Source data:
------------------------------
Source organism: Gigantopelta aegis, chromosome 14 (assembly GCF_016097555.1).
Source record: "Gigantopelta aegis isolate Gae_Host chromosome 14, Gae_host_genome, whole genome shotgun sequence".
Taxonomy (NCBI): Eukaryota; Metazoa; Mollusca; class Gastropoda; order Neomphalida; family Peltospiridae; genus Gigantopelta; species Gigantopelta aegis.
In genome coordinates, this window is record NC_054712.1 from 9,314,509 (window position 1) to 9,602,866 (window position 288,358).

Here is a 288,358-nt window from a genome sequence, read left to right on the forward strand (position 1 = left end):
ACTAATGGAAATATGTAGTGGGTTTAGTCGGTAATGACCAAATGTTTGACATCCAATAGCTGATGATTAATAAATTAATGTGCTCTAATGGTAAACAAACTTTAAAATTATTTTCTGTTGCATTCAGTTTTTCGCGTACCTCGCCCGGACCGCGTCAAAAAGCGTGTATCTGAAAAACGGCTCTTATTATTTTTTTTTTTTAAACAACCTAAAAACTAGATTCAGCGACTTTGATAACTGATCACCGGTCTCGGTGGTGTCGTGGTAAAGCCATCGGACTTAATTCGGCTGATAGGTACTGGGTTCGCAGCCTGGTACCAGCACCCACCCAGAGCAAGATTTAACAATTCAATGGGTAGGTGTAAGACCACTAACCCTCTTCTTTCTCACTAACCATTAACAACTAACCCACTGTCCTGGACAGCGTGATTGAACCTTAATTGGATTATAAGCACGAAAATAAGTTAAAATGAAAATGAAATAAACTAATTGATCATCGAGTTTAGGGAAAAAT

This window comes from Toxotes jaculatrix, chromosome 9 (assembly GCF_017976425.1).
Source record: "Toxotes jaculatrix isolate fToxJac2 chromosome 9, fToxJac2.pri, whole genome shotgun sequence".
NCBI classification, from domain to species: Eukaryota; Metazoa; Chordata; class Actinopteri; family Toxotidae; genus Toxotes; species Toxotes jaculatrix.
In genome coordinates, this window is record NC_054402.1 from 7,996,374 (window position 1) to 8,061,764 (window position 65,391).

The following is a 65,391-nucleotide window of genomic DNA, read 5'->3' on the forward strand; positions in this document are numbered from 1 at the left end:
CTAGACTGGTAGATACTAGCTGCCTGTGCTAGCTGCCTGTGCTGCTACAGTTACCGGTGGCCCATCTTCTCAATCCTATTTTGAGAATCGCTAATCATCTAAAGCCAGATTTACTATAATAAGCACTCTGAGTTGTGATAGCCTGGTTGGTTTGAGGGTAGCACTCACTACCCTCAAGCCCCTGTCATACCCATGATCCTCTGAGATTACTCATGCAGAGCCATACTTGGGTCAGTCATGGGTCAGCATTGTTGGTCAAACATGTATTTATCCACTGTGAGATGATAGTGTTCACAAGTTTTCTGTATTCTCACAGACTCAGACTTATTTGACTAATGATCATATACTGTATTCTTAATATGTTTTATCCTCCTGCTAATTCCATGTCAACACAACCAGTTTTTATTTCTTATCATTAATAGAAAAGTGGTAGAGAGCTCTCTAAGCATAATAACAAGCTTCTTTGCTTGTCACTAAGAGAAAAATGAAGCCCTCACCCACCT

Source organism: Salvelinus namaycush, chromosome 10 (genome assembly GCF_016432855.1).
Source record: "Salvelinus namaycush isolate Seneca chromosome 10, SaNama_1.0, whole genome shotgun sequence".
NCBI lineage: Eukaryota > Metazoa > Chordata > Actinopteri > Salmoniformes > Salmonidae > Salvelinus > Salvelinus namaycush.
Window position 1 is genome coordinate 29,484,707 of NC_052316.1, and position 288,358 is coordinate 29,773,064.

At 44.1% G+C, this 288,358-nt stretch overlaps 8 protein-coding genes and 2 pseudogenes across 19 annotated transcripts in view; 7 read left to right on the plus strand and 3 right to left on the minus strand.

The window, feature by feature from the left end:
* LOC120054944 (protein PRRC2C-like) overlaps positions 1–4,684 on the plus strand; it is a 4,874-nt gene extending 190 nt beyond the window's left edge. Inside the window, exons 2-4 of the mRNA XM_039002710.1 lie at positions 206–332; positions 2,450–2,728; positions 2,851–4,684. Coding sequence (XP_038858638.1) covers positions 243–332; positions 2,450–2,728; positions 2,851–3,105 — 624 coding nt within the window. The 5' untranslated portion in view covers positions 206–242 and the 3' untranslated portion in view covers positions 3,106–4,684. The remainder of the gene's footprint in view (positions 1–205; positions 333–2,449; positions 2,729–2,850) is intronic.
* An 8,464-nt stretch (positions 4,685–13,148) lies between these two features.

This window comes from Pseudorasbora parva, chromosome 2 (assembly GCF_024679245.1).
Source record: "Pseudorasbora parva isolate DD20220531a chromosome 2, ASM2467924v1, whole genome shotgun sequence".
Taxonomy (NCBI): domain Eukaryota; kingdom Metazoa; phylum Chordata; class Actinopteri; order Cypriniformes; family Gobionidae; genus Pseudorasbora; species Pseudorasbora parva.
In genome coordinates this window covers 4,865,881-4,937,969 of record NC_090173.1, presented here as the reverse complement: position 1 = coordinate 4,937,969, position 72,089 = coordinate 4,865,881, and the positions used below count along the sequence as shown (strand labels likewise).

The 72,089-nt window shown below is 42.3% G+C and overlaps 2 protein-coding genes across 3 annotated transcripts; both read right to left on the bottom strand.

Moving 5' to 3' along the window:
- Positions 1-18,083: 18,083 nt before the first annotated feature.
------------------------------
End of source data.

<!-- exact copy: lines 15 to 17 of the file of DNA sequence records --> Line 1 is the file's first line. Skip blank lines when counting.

NCBI lineage: Eukaryota > Metazoa > Chordata > Actinopteri > Salmoniformes > Salmonidae > Salvelinus > Salvelinus namaycush.
Window position 1 is genome coordinate 29,484,707 of NC_052316.1, and position 288,358 is coordinate 29,773,064.

At 44.1% G+C, this 288,358-nt stretch overlaps 8 protein-coding genes and 2 pseudogenes across 19 annotated transcripts in view; 7 read left to right on the plus strand and 3 right to left on the minus strand.